I hate to repeat myself, but here is what I said two years ago when al-Barrak released another one of his insane fatwas:
I can imagine that neither the government nor the official religious establishment would speak out on this issue, but if they fail to address this properly then they should stop whining about extremism and how terrorists are simply a “misguided group.” It is this kind of dangerous messages that feed extremism and donate fuel to terrorists to continue their lethal destructive acts. Keeping silent and later blaming “external influences” for what happens here will be a hard sell…
During the few days after the inauguration of KAUST, some Saudis complained that the coverage of the event in the international media focused too much on the fact that it is the first time for a university in Saudi Arabia to have coed classes. Those have argued that KAUST has much more to offer to the country than mixing of the sexes, which could be true, but whether we like it or not, the issue of mixing was at the heart of the debate that accompanied the official launch of KAUST, and the opinions seemed divided between those who have a problem with it and those who don’t.
People at both ends of the sociopolitical spectrum have expressed their views on the issue in the media and on the web, but one influential voice was notably absent from the discussion. The absent voice I’m talking about here is that of the official religious establishment, especially the Council of Senior Ulema which holds the highest religious authority in the country and includes the most prominent clerics in its membership. Although notable, this absence was unsurprising at all. It has always been a common practice of the official religious establishment to keep silent when it finds itself in a confrontation with the political will of the ruling family. Some call it pragmatism, some call it hypocrisy. Your call.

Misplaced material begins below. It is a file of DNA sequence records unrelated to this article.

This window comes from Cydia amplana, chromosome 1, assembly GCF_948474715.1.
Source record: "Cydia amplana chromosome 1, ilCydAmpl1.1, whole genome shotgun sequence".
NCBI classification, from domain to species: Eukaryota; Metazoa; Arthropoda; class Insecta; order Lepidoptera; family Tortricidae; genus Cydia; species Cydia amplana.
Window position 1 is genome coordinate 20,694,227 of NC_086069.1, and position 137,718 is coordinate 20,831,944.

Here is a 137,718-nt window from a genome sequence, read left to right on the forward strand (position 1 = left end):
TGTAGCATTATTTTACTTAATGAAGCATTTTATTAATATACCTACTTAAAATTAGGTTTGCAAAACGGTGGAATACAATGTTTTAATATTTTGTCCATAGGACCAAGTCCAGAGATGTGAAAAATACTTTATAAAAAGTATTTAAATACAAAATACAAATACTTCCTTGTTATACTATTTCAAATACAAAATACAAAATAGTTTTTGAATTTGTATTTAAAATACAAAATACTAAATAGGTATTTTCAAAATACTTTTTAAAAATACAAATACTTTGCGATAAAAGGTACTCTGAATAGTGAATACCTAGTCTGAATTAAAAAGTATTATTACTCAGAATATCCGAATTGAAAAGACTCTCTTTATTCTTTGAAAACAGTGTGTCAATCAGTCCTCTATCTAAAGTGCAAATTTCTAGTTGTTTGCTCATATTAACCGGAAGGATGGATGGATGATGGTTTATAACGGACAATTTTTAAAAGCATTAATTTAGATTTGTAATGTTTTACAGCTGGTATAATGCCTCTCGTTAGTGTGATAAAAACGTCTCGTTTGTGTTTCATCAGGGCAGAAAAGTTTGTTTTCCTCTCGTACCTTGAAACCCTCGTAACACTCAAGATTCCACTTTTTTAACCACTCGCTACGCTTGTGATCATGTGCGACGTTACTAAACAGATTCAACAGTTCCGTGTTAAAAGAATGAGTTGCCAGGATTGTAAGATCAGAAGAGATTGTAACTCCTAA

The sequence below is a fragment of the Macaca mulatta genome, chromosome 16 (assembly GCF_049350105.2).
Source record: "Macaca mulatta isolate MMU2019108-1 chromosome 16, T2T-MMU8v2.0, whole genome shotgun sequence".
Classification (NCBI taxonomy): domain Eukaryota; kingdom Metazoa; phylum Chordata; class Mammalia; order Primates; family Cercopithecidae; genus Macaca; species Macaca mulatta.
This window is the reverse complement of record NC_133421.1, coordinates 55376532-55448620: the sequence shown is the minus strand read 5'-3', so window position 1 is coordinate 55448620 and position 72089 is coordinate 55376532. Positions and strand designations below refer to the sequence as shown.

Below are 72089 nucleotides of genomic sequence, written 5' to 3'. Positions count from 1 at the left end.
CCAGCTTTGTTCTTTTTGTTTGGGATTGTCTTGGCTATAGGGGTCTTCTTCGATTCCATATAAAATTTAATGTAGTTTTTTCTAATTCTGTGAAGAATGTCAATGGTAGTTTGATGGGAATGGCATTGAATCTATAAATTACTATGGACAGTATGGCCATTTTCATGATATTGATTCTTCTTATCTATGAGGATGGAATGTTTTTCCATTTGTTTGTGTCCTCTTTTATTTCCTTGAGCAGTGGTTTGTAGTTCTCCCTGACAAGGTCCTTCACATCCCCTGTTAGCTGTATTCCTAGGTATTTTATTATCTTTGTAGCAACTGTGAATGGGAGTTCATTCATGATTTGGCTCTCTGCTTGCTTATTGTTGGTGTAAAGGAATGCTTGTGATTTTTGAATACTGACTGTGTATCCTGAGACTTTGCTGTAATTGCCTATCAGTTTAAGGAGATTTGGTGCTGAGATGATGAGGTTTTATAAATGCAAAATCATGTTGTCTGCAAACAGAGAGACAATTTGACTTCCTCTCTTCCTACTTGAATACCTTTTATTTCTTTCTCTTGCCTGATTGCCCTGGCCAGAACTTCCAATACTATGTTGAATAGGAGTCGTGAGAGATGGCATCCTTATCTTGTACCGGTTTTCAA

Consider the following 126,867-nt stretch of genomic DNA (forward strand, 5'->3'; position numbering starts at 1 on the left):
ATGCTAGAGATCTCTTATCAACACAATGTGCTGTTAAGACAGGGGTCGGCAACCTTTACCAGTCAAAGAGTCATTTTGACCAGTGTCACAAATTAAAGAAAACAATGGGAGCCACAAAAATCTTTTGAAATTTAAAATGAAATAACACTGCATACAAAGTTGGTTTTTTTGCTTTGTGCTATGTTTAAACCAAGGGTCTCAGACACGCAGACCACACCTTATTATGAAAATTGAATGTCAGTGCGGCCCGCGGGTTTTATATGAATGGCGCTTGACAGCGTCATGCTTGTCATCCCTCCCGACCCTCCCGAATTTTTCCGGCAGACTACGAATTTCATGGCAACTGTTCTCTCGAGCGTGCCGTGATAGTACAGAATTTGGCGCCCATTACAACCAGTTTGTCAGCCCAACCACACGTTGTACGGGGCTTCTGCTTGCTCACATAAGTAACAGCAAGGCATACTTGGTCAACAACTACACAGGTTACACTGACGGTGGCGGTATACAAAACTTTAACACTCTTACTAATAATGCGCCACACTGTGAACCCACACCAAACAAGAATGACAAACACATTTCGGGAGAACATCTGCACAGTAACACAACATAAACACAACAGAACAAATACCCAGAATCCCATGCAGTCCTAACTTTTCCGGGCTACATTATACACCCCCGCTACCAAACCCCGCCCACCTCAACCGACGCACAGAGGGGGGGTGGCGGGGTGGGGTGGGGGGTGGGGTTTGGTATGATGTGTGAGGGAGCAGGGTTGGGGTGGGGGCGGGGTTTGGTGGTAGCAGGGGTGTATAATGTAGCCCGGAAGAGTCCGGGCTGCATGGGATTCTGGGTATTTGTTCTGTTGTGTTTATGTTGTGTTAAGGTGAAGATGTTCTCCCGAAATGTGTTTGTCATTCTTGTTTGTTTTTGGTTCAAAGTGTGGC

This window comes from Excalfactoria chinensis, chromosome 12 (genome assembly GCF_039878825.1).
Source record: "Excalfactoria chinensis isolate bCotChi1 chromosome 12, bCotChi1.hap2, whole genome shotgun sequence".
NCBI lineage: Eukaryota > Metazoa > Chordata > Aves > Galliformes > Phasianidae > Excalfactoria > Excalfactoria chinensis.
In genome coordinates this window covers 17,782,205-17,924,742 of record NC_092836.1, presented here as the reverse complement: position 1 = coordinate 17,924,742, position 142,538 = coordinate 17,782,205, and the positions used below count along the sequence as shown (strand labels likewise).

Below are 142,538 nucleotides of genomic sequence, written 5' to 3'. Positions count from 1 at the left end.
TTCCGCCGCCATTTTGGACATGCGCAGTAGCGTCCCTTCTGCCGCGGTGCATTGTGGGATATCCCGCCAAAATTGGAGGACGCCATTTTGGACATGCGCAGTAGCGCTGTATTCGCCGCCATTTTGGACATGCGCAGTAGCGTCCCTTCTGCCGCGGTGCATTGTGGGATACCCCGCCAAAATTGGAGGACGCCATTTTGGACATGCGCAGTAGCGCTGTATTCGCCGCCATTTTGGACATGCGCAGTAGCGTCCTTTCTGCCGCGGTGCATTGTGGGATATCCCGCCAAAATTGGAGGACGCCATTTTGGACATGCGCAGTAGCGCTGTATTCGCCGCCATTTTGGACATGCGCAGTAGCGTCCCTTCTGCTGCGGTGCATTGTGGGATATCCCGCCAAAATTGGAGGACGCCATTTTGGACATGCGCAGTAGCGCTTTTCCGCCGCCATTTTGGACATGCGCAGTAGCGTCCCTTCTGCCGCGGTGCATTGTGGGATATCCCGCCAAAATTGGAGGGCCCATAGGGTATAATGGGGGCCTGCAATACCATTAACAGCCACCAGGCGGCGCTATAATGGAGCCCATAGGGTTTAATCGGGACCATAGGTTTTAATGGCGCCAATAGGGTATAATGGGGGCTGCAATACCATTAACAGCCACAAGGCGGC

So it was business as usual, until Shiekh Sa’ad al-Shethri has spoken, and suddenly all hell broke loose. Al-Shethri, who is one of the youngest members of the Council, criticized mixing at KAUST during a fatwa show on al-Majd TV saying “mixing is a great sin and a great evil.” He also wanted a religious committee to look into the studies being conducted at the university and their compatibility with Shariah Law. Again, no surprise here: everybody knows exactly how conservatives feel about the relative freedom in the new campus, like how men and women can intermingle freely and the fact that women are not forced to wear abayas or cover their hair.
The real surprise, at least to me, came in how al-Shethri’s comments were received. The large number of articles written in response to the comments and the aggressive tone of these articles were nothing short of staggering. It started with a strongly-worded editorial by Jamal Khashoggi in al-Watan daily, who said al-Shethri would not be where he is if it was not for the support of King Abdullah, and therefor he should not speak publicly against the King’s university. Two dozens of articles in the local media followed Khashoggi’s steps and echoed pretty much the same idea, all attacking al-Shethri and telling him to keep his mouth shut.